Maramarua is a former New Zealand parliamentary electorate to the south of the Auckland area from 1987 to 1993. During those two parliamentary terms, Maramarua was represented by Bill Birch of the National Party.
The 1987 electoral redistribution took the continued population growth in the North Island into account, and two additional general electorates were created, bringing the total number of electorates to 97. In the South Island, the shift of population to Christchurch had continued.Overall, three electorates were newly created (including Maramarua), three electorates were recreated, and four electorates were abolished. All of those electorates were in the North Island. Changes in the South Island were restricted to boundary changes. These changes came into effect with the 1987 election. The area covered by the Maramarua electorate had previously belonged to the Franklin, Waikato, and Hauraki electorates.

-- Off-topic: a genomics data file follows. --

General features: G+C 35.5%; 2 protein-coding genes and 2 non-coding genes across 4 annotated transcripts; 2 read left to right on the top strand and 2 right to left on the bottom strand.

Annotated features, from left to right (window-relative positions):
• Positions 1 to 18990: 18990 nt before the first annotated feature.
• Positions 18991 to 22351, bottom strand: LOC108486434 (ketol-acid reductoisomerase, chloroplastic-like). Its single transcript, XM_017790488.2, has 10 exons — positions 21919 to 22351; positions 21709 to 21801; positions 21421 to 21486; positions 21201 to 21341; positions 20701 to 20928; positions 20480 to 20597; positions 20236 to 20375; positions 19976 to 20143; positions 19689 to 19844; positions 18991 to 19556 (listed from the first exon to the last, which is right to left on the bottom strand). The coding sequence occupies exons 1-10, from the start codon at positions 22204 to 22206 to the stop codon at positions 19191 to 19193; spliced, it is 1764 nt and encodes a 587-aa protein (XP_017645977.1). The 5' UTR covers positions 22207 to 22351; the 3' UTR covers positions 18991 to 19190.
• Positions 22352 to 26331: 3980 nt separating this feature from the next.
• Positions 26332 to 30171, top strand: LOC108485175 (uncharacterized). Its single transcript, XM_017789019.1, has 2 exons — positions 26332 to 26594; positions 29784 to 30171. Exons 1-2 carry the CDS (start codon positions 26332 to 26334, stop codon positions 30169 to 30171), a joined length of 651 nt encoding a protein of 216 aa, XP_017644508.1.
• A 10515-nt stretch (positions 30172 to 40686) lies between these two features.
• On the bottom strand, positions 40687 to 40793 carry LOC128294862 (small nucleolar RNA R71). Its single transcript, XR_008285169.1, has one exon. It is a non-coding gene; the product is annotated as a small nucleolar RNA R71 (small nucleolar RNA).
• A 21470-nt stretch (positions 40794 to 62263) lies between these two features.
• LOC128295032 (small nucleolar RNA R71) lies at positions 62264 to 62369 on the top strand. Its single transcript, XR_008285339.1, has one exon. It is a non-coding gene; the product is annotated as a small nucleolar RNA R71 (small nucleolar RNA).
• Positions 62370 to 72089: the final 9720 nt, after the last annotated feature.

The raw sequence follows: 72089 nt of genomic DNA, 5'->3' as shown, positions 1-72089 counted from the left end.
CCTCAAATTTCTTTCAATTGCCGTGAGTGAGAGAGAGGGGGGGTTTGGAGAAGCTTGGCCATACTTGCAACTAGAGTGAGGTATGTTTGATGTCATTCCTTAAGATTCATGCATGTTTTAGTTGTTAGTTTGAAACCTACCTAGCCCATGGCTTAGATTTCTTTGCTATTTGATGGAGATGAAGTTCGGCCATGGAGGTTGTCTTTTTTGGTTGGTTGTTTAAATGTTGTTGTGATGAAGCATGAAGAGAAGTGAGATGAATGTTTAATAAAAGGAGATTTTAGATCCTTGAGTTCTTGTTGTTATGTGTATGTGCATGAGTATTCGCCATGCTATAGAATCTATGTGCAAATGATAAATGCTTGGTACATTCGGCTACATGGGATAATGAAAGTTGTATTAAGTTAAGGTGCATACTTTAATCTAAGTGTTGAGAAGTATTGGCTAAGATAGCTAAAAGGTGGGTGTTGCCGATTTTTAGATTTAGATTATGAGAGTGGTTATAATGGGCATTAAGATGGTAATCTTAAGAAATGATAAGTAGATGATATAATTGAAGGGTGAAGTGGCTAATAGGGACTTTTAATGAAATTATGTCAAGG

Population centres included Pukekohe in the north-west, Pōkeno, Meremere in the south-west, Mangatarata and Ngatea in the south, and Thames in the north-east.
Bill Birch of the National Party was the elected representative of the Maramarua electorate during its two parliamentary terms of existence from 1987 to 1993. Birch had first entered parliament through the 1972 election for the Franklin electorate.Birch was based in Pukekohe and during his 27 years in parliament, he always contested the electorate into which that town fell. When the Maramarua electorate was abolished for the 1993 election, Birch moved to the reconstituted Franklin electorate.
|1987 election||Bill Birch|
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